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February 19, 2008

Reliable Consultants v. Earle, One down, Three to go

"Between the Briefs"
By Rooks

Valentine’s Day may be over, but I have to tell y’all - the 5th circuit down in New Orleans really knows how to show a gal a good time. But more on that later . . .

Would you ever date a guy you knew had cheated on his ex? Because as comfortable as I am with so many aspects of sex, I just can’t help thinking my Momma is right on this one. Ya know, leopards don’t change their spots . . .
-Invests With Fidelity Mutual

Hmm, this is a toughie. As much as my initial instinct is to say “no, I wouldn’t”, we have to deal with a certain reality here: a not insignificant amount of people cheat.

Be more specific with my nouns, you say? Well, I can’t – I’ve done a lot of digging, and suffice it to say that data on cheating, though it seems to be everywhere, is mostly crap. Kinsey’s data (50% of men and 26% of women have cheated before the age of forty) suffers for lack of a probability sample, and it’s over a half a century old to boot. The General Social Survey (as of 2004, 21% of men and 12% of women) and books like Lust in Translation focus almost exclusively on “extramarital” sex – the data is in no way representative of the cheating habits of all Americans, just the married ones.

Now, as we all realize that the law school population is in no way representative of the real world, the best data for your question might be UVa Law’s sex survey, precisely for the reasons that make it statistically dubious elsewhere, namely that it focuses exclusively on a small, inclusive, generally nut-jobby segment of the population who all opted to attend a top law school in a college town. So, for the sake of argument (and since I don’t have Michigan stats, ahem) UVa’s data claims that roughly 30% of law students have cheated at some point in their lives, and further that the numbers were essentially the same for both men and women.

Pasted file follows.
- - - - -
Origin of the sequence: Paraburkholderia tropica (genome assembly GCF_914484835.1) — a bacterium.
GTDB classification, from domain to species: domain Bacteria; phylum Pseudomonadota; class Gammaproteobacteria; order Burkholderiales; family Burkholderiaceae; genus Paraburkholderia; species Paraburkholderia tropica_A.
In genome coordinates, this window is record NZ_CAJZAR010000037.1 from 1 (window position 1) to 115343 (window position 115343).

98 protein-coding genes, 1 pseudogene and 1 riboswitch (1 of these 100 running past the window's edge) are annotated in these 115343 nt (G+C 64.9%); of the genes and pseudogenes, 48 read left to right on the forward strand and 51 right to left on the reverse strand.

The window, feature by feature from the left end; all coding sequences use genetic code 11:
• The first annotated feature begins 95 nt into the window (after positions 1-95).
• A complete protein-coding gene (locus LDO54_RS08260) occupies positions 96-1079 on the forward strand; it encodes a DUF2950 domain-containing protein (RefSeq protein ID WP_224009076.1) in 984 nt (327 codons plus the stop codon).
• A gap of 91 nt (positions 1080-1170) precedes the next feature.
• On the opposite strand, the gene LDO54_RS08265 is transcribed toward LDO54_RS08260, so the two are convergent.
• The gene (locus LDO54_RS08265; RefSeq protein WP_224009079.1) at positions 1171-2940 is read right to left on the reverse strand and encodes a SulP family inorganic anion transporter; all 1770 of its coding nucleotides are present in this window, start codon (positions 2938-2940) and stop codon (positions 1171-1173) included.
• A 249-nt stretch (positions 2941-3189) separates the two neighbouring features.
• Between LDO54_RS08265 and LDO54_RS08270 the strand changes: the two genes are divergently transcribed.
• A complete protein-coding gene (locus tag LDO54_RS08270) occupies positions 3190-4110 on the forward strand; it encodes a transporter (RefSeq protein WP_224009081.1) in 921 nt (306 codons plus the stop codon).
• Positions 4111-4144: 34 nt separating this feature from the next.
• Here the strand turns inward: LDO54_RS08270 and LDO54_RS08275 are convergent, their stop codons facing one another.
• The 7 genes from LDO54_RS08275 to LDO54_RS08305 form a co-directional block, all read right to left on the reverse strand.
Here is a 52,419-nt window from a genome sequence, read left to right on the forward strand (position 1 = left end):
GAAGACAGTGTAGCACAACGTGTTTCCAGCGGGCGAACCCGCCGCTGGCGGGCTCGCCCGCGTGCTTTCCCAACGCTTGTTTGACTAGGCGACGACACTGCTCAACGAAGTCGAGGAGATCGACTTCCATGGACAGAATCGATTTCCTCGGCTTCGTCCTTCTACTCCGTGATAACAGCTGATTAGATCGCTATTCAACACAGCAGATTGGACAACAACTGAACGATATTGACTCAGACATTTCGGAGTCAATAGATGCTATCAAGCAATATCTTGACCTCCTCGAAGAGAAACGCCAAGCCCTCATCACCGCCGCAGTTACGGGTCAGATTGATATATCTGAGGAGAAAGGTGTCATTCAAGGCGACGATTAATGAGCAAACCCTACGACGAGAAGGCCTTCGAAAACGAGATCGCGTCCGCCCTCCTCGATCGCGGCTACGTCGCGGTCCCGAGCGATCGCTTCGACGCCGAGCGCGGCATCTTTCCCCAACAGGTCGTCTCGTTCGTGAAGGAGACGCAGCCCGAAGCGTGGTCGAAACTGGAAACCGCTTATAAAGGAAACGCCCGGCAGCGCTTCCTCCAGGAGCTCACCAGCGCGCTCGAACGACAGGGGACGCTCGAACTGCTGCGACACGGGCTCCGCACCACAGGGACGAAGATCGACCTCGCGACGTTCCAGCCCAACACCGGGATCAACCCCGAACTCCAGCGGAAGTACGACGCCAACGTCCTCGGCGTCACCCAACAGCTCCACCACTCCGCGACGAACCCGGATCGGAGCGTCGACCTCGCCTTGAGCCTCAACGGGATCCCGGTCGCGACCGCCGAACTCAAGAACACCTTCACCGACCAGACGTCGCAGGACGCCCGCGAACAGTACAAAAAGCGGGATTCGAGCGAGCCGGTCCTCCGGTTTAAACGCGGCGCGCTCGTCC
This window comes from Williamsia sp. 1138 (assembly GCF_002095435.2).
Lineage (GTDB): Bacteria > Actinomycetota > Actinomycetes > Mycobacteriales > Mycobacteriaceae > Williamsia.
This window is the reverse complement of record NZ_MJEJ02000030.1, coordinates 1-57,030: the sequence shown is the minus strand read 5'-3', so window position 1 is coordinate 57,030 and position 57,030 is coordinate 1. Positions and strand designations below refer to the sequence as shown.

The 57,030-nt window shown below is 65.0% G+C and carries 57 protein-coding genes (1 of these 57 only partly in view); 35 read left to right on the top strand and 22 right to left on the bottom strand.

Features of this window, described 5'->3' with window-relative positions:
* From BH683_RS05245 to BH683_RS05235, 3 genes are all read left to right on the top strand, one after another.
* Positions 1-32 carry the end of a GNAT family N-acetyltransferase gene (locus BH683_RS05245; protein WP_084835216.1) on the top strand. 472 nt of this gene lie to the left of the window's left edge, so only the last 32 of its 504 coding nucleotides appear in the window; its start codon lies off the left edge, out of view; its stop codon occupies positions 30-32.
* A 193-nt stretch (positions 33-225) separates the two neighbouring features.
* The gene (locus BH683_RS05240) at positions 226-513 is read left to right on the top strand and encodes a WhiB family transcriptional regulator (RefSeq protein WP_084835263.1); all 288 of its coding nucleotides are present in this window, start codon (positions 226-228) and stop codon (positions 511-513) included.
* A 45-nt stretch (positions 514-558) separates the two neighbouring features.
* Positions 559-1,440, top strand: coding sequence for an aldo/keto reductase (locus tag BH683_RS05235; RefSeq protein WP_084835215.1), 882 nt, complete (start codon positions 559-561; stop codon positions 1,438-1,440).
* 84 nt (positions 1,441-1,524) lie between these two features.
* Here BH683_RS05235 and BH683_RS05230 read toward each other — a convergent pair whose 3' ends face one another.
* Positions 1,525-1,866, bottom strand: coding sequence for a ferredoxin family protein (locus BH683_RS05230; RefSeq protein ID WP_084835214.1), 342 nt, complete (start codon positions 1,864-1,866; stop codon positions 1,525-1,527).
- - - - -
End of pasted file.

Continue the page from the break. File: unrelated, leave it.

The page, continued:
So how about a wee little hypo: Let’s say John (or Jane) Q. Law School cheated on his SO, was punished for his efforts with an uncomfortable, yet eye-opening, trip to the doctor’s office (not to mention a case of the clap no one would applaud), and has since sworn that he will never, but ever stray again. If that scenario happened when he was 14 and he’s stuck to his word, he’s probably a safe bet. If it happened last week, all bets are off.

Essentially, IWFM, as much as I’d like to think that MLaw is rife with stand up people (after all, cheating isn’t very collegial), if the UVa data is in any way representative, it would mean that nearly a third of us have, at some point in our lives, engaged in some sort of illicit extracurricular activity. It would seem illogical to write off all of these people without some context as to how and when the cheating happened; folks do, after all, make mistakes. If, however, someone has a lot of what I’ll euphemistically refer to as non-mutual relationship overlap (chronic cheating), it doesn’t exactly engender a lot of trust.

So let’s amend my answer to no, I probably wouldn’t (but there’s room to negotiate).

What the hell is a P-spot? Someone mentioned it in conversation at a bar and I had to nod along knowingly, but I have no clue what they were talking about.
-See Spot Run

The p-spot is a nickname for the prostate gland. Some folks call it the male G-spot, but that makes no sense, as G-spot is actually a just nickname for the Gräfenberg spot, which is not only a distinctly female erogenous zone, but named for the German gynecologist who discovered it, where “discovered” equals “wrote the first paper.” (Fun fact: Since Gräfenberg worked closely with an American, Robert L. Dickenson, the G-spot could have almost as easily been the D-spot. Either way, everything would still rhyme.) Regardless, you can reach the p-spot externally (by deeply massaging the perineum), or internally (trim your nails first) to provide what are apparently some very intense orgasms to a lucky fellow near you.

I wish you’d said what the conversation was about, SSR, but I’m going to hazard a guess that it likely had to do with prostate stimulation, which you can do with a sex toy like the Aneros, which you can’t buy in some states unless it’s for medical purposes, which gives me a good segue into what I want to talk about, namely the 5th Circuit’s Feb.12th 2-1 decision to overturn Texas’ ban on the sale of sex toys! Texas will likely appeal to the Supreme Court, and as the 5th Circuit relied heavily on Lawrence, it’ll be interesting to see if the Court grants cert, seeing as they denied it for the Alabama sex toy case I wrote about last October. Perhaps the nice folks of the 5th read the RG?